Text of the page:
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Neuron. 2014 Feb 19;81(4):847-59. doi: 10.1016/j.neuron.2014.01.001.

Silencing of odorant receptor genes by G protein βγ signaling ensures the expression of one odorant receptor per olfactory sensory neuron.

Author information

1
Department of Molecular and Cell Biology, University of California, Berkeley, Berkeley, CA 94720, USA; Helen Wills Neuroscience Institute, University of California, Berkeley, Berkeley, CA 94720, USA.
2
Functional Genomics Laboratory, University of California, Berkeley, Berkeley, CA 94720, USA.
3
Department of Statistics, University of California, Berkeley, Berkeley, CA 94720, USA.
4
Division of Biostatistics, University of California, Berkeley, Berkeley, CA 94720, USA; Department of Statistics, University of California, Berkeley, Berkeley, CA 94720, USA.
5
Department of Statistics, University of California, Berkeley, Berkeley, CA 94720, USA; Bioinformatics Division, The Walter and Eliza Hall Institute of Medical Research, Parkville VIC 3050, Australia.
6
Department of Molecular and Cell Biology, University of California, Berkeley, Berkeley, CA 94720, USA; Helen Wills Neuroscience Institute, University of California, Berkeley, Berkeley, CA 94720, USA; Functional Genomics Laboratory, University of California, Berkeley, Berkeley, CA 94720, USA. Electronic address: jngai@berkeley.edu.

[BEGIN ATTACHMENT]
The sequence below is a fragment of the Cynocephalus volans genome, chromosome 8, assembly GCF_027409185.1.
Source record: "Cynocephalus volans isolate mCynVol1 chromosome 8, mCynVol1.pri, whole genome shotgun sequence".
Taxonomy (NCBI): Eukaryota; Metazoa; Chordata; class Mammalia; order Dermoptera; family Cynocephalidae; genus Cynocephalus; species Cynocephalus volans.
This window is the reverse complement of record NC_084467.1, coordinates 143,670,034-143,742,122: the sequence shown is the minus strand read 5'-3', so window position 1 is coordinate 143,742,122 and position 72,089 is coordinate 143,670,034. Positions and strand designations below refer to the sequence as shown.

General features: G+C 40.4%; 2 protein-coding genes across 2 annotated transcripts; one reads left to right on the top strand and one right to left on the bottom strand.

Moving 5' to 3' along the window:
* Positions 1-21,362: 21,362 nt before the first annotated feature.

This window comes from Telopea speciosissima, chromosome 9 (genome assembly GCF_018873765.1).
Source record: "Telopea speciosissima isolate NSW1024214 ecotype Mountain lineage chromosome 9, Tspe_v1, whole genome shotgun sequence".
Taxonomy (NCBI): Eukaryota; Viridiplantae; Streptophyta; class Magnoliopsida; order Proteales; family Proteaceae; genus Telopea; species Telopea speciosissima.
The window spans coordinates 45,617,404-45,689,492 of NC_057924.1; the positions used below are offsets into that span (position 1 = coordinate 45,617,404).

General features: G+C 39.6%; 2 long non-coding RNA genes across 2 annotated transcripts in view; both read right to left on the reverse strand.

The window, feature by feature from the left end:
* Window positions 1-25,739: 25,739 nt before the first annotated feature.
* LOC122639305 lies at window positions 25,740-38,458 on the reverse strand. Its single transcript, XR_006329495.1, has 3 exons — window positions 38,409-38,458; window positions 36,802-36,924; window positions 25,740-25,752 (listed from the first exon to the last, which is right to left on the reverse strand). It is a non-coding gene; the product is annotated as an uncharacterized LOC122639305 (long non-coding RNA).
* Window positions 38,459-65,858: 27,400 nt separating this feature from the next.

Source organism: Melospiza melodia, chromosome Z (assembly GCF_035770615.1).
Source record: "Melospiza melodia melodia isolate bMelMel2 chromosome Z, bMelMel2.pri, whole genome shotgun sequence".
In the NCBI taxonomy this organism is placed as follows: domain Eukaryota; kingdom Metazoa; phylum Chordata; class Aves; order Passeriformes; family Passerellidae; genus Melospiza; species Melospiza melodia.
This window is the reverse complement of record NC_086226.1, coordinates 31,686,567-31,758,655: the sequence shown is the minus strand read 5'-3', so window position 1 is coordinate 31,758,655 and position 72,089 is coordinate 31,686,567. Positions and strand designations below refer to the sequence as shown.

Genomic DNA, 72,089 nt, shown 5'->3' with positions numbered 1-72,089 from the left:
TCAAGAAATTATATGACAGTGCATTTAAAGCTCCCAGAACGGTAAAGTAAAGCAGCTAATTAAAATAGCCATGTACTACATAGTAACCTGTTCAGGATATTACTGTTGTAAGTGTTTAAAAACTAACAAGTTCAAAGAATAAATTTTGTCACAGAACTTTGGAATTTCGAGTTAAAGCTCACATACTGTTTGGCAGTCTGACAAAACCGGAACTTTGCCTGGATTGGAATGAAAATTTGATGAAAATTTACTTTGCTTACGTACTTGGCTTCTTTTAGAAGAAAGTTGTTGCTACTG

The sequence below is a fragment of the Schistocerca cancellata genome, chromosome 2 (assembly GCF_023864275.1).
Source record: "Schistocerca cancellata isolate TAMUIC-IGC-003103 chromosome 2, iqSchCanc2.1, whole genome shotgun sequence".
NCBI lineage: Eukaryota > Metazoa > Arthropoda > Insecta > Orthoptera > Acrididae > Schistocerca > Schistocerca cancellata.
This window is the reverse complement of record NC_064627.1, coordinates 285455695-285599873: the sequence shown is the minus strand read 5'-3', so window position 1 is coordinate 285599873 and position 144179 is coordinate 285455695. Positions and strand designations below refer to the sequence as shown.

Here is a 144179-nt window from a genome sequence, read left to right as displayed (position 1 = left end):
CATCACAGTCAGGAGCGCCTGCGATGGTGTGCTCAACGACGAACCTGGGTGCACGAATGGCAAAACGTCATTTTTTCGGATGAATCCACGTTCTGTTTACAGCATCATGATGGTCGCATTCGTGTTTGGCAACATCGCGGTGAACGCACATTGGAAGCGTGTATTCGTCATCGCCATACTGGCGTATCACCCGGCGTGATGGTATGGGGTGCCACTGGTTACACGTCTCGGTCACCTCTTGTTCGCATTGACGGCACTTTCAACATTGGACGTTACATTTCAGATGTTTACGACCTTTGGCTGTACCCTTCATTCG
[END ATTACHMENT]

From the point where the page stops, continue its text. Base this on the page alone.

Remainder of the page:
Abstract

Olfactory sensory neurons express just one out of a possible ∼ 1,000 odorant receptor genes, reflecting an exquisite mode of gene regulation. In one model, once an odorant receptor is chosen for expression, other receptor genes are suppressed by a negative feedback mechanism, ensuring a stable functional identity of the sensory neuron for the lifetime of the cell. The signal transduction mechanism subserving odorant receptor gene silencing remains obscure, however. Here, we demonstrate in the zebrafish that odorant receptor gene silencing is dependent on receptor activity. Moreover, we show that signaling through G protein βγ subunits is both necessary and sufficient to suppress the expression of odorant receptor genes and likely acts through histone methylation to maintain the silenced odorant receptor genes in transcriptionally inactive heterochromatin. These results link receptor activity with the epigenetic mechanisms responsible for ensuring the expression of one odorant receptor per olfactory sensory neuron.

Comment in

PMID:
24559675
PMCID:
PMC4412037
DOI:
10.1016/j.neuron.2014.01.001
[Indexed for MEDLINE]
Free PMC Article

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